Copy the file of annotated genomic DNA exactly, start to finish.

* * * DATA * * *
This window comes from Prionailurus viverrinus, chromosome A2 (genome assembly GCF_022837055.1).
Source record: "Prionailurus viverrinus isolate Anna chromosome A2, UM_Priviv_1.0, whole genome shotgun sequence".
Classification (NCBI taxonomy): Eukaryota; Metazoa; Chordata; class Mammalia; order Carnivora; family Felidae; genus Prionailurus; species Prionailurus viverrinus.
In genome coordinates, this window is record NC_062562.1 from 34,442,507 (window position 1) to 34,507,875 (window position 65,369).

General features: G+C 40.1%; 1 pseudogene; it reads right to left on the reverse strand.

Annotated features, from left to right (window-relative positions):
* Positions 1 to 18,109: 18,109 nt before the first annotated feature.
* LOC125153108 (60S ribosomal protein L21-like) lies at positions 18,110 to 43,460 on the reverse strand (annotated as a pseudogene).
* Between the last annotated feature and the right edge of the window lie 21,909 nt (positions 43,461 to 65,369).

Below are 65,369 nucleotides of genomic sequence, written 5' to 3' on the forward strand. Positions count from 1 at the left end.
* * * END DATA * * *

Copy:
This window comes from Prionailurus viverrinus, chromosome A2 (genome assembly GCF_022837055.1).
Source record: "Prionailurus viverrinus isolate Anna chromosome A2, UM_Priviv_1.0, whole genome shotgun sequence".
Classification (NCBI taxonomy): Eukaryota; Metazoa; Chordata; class Mammalia; order Carnivora; family Felidae; genus Prionailurus; species Prionailurus viverrinus.
In genome coordinates, this window is record NC_062562.1 from 34,442,507 (window position 1) to 34,507,875 (window position 65,369).

General features: G+C 40.1%; 1 pseudogene; it reads right to left on the reverse strand.

Annotated features, from left to right (window-relative positions):
* Positions 1 to 18,109: 18,109 nt before the first annotated feature.
* LOC125153108 (60S ribosomal protein L21-like) lies at positions 18,110 to 43,460 on the reverse strand (annotated as a pseudogene).
* Between the last annotated feature and the right edge of the window lie 21,909 nt (positions 43,461 to 65,369).

Below are 65,369 nucleotides of genomic sequence, written 5' to 3' on the forward strand. Positions count from 1 at the left end.